The Early Years


Croatians throughout the world have strived to preserve their ethnic identity, whether in their native homeland or as immigrants in their newly adopted homelands. In the decade prior to the first world war, Croats migrated from New York to Ontario in search of work and established a permanent settlement in the Niagara Peninsula. However, according to the records of the Audit Committee of the Croatian National Home, only five or six Croatian families had settled in Hamilton by 1918. By 1928, a large wave of Croats moved to Hamilton, ultimately settling in the neighbourhood surrounding Beach Road. Eighty percent of these settlers were male, either single or with wives and children temporarily left behind in Croatia. A strong and urgent desire grew among these men for a place where they could congregate and socialize. Although these early immigrants founded Croatian Fraternal Union (CFU) Lodge 644, a tambura orchestra and other community groups, they did not have a location to call home. Therefore, they decided to build a community centre which later became the Croatian National Home (Hrvatski narodni dom), affectionately known as the "Dom" or the "Hall".


In March, 1928, a committee was chosen and in a matter of a few days, collected approximately $1,000.00. The committee acquired two building lots situated at 171 and 173 Beach Road, priced at $550 and $425 respectively for a total value of $975. An appeal for financial support was issued through "Svijet", a Croatian-American newspaper which produced an impressive sum of $1,899.30. Contributions ranged from 50 to $52 from individuals and several CFU lodges in Canada and the United States. In addition, members who joined this endeavour were required to pay an initial fee of $2 and a subsequent 50 monthly fee.


This project galvanized and united the Croatian community and attracted considerable support from non-Croats as well. All involved knew what was at stake: the emergence of the very first Croatian National Home in Canada! The granting of a charter by the Ontario government in November of 1928 formalized all prior activities and ensured that the Croatian National Home (CNH) was a legal entity.


At a membership meeting held on August 3, 1930, it was unanimously decided to begin construction. A building committee was elected, and Matt Oreškovich from Lackawanna, New York took on the task of translator with the contractors since he was fully bilingual in Croatian and English. As a token of appreciation for his efforts, Matt Oreškovich was awarded an honorary CNH membership. Construction progressed rapidly and members were able to hold their very first meeting in the long awaited Dom on October 26, 1930. A proud moment!


Opening ceremonies were held on November 29, 1930, with five hundred banquet tickets ordered. Matt Oreškovich served as Master of Ceremonies and Mayor John Peebles attended the festivities. Guests arrived from Toronto, Welland, Chippawa, Winnipeg, Buffalo, Lackawanna and Niagara Falls, New York. A German brass band, Steve Divinski's accordion orchestra and three tamburitza groups from Hamilton, Toronto and Welland provided musical entertainment for the guests. Members and guests proceeded to outbid each other for several honours and the results were as follows:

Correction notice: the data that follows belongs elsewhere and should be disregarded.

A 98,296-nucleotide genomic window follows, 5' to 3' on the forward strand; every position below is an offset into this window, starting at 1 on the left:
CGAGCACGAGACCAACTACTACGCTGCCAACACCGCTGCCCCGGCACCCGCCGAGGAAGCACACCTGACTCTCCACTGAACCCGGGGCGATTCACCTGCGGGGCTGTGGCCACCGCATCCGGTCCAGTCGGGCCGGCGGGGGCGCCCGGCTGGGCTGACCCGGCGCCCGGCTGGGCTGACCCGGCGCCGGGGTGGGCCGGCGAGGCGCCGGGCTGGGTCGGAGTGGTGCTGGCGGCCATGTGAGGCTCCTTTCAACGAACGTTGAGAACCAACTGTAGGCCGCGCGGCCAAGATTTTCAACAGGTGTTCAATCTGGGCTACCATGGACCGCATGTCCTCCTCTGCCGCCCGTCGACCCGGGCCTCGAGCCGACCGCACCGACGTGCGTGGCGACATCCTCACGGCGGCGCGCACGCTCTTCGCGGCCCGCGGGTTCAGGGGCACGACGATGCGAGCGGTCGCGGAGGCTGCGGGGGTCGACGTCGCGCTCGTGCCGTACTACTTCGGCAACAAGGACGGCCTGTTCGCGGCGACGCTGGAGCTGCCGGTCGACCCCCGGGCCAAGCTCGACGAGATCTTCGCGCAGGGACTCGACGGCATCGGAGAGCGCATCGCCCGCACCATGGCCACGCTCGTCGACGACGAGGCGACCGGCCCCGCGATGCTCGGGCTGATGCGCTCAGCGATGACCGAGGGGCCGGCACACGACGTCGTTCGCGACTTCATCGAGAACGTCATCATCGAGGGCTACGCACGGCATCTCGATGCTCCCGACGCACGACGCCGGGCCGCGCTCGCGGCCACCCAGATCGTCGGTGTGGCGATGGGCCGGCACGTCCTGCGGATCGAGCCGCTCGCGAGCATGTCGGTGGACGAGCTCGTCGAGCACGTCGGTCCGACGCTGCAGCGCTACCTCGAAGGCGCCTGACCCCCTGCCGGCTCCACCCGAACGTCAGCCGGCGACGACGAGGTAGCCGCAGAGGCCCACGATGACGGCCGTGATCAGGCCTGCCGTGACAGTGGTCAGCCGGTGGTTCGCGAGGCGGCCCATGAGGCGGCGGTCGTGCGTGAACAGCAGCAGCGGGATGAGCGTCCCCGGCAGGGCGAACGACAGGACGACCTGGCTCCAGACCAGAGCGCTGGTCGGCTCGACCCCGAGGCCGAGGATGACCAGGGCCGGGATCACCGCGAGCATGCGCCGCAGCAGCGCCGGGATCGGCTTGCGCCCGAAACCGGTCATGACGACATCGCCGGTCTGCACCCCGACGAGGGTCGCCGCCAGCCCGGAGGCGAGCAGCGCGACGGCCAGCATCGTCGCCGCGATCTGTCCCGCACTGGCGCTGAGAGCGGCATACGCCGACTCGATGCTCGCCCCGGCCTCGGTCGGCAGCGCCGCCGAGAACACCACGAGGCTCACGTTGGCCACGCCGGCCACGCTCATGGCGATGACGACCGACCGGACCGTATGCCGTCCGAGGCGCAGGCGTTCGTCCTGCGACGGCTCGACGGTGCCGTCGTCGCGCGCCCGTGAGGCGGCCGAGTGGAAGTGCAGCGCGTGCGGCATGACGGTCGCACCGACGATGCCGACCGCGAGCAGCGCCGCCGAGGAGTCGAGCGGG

1.  "Kum": Mr. K. Jurak, from Winnipeg, Manitoba

  2. Key: Mr. Frank Vukman, CNH president, for $25

  3. Turning on the lights: Dr. Malin, Toronto, Ontario

  4. First Dance: Mr. P. Polich, from Stratford, Ontario for $26

Monsignor J.W. Englert from St. Ann's Church in Hamilton blessed the facility.


Construction costs totalled $9,250.09 and the total value of the building, lot and assets, was $10,650.09. Opening ceremonies netted a profit of $1,331.05, and the membership list stood at 162.


In 1931, the Dom had an outstanding mortgage of $5,900 and the membership devised ways to reduce this debt. The first profitable endeavour was the establishment of a confectionery store within the premises. Another fundraising project was the presentation of plays by the Croatian drama club "Gaj", usually every Sunday. In addition, dances were a very popular and regular feature on weekends.


However, difficulties arose in 1932 as members experienced the full effects of the Depression. Many began to leave town in pursuit of jobs while those who remained were unemployed. There were difficulties in paying dues and in order to alleviate this problem, arrangements were made whereby members who were unable to pay were obliged to attend monthly meetings in order to retain their active membership. Financial struggles continued and members who had loaned money towards the structure were now demanding loan repayments to supplement their own falling incomes. As a result, hall rental prices were lowered simply because money was a scarce commodity.


Despite of the lack of funds, an interest in preserving Croatian musical culture arose and somehow money was obtained to purchase a set of Farkaš tamburas. In 1934, the first Croatian National Home tambura orchestra was founded under the direction of Steve Koprich. The group consisted of 18 men and 2 ladies. By 1937, the economy had improved and there was a clearer focus to retain our traditional tamburitza culture. As a result, Charles Golesich from Sault Ste. Marie, Ontario was hired as a full-time instructor for our two groups "Zagreb" and "Veselo Srce". Upon his arrival, Srijemski tamburas were purchased in June 1938, for $400. Ultimately, the tambura orchestra and folklore ensemle proved to be the true basis and purpose for our existence.



The Fighting Forties >